3. Fran

    Fran Former Site Owner

    Don't you love it?
    My mind says as long as they are leading an honorable life, I will be happy. The pain of not feeling attached to parents who have raised them is a sad state of affairs and yours to bare but take comfort in that they are not leading horrid lives of drug addiction, promiscuity and non productive.
    They are doing the right thing but will not give you credit for years to come.
  4. Mattsmom277

    Mattsmom277 Active Member

    I agree with Fran, I'm happy to hear you report they are functioning as adults with the standards to which you raised them. That in itself speaks VOLUMES that they seem unable to speak, about the life they have had with you and your husband, and the fact that they did accept parenting from you. It seems they did not accept the part of "attachment" from the parenting you offered, but they learned the lessons all of us parents strive to teach our children. Work ethic, responsability, respectability, etc. I find it so sad for all involved when adult children can't move beyond the Reactive Attachment Disorder (RAD) status, and find some way to allow themselves to accept the love all around them. I can only imagine how painful that is for you and your husband, even though it seems you are doing best you can to detach and protect yourselves emotionally. As for your adult children, it must be very painful for them as well. I'm so grateful that I maintained an ability to be attached to others in spite of my upbringing and cycles of foster care etc. I will say though that it took me a good many years into adulthood to be able to trust. To be able to maintain a healthy relationship. To be able to believe personal relationships can last, that people important to me weren't going to just turn their backs and walk away. My final foster home was a more permenent one. Boy I was some damaged goods by that point. To this day, my foster mother is my mother in my mind. She saw beyond the pain and barriers I created for protection and she loved me through it all. She didn't push me, she knew it would be fruitless. She did however tell me several times that she wasnt' going anywhere and that sooner or later I would be forced to accept that. I put her through hades and back let me tell you. Stealing from her. Running away constantly. Breaking the law in a effort to be removed from her home (before she could walk from me, it would hurt less that way). Verbally abusive. Racking up thousands and thousands of dollars in long distance calls. Treating her own bio kids like garbage etc. And she stayed. It finally kicked in that she wasn't going away and loved me in spite of all my koi. I began to permit myself to attach. Although it took well into adult hood to truly realize that in my heart, she was a parent to me and to realize how special that role was. She taught me so much and each day I live as an example of the type of person she wanted to influence me to become. I know that true Reactive Attachment Disorder (RAD) is quite different than my experience. But I personally wonder if perhaps down the line your kids might be able to find a new relationship with you and your husband. Perhaps not a traditional parent/child relationship. But one based on mutual respect and love. The fact that they are living their lives as you taught them to? It speaks volumes about the fact that inside them, under all their own pain, they learned from you and husband and they respect those lessons. Meaning they do respect you and husband, although appearances at times portray it otherwise. Deep pain such as theirs can manifest in strange ways. Sometimes the more lovable and wonderful a family can be to a person, the more a person with attachment problems and baggage and fears etc will flee from them.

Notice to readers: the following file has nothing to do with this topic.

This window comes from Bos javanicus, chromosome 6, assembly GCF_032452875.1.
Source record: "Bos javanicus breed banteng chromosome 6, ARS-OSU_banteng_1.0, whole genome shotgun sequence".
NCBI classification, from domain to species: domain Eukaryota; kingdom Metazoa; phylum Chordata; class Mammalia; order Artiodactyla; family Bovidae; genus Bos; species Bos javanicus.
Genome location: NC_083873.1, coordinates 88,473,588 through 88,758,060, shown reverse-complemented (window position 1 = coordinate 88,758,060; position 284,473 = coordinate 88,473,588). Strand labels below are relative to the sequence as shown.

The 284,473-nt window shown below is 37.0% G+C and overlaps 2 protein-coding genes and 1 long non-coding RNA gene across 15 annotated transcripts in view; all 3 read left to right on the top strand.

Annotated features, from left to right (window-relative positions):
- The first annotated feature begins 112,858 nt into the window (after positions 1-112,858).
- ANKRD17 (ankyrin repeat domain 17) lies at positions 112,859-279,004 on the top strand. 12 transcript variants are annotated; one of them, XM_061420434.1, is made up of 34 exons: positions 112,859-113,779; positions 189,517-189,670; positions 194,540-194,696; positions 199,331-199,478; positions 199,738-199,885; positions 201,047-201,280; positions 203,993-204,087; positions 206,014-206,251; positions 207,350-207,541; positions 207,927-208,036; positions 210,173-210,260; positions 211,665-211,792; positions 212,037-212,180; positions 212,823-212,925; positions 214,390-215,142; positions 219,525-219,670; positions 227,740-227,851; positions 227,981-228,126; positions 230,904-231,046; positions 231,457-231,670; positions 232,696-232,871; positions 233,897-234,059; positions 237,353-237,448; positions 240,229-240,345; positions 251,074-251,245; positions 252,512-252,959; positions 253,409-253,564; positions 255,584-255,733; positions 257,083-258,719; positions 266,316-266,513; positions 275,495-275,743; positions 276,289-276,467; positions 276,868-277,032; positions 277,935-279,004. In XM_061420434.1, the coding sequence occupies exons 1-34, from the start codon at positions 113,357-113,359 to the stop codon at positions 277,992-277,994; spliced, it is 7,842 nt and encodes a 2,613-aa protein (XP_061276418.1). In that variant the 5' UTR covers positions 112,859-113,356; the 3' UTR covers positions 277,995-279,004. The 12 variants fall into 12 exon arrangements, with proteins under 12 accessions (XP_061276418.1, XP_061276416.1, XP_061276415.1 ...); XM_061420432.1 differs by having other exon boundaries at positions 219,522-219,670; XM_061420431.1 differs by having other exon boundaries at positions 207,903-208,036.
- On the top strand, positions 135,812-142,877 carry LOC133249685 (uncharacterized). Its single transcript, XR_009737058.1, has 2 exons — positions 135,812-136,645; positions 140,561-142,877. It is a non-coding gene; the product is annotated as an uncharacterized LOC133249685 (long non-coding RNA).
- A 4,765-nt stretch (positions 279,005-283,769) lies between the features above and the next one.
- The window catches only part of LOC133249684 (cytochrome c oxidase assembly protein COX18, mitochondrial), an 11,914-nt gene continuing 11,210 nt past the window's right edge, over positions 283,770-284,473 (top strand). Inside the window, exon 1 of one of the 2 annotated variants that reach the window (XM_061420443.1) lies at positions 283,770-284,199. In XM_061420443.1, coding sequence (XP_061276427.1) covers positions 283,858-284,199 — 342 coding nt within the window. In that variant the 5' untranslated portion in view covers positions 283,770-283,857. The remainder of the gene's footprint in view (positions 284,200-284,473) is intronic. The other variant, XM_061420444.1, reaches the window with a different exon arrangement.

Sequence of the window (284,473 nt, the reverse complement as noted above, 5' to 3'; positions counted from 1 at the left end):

I hope for you and husband's sake (and both kids sakes) that one day they can find a healthy balance in their lives and include you and your husband in their lives to some degree that is healthy. Even if it isn't what you would want in a ideal world. Be proud of yourselves. One cannot necessarily cure someones deep seeded issues. But you have both made a impact in these young peoples lives that without, who knows what kind of adults they might have grown into.
  5. Nomad

    Nomad Guest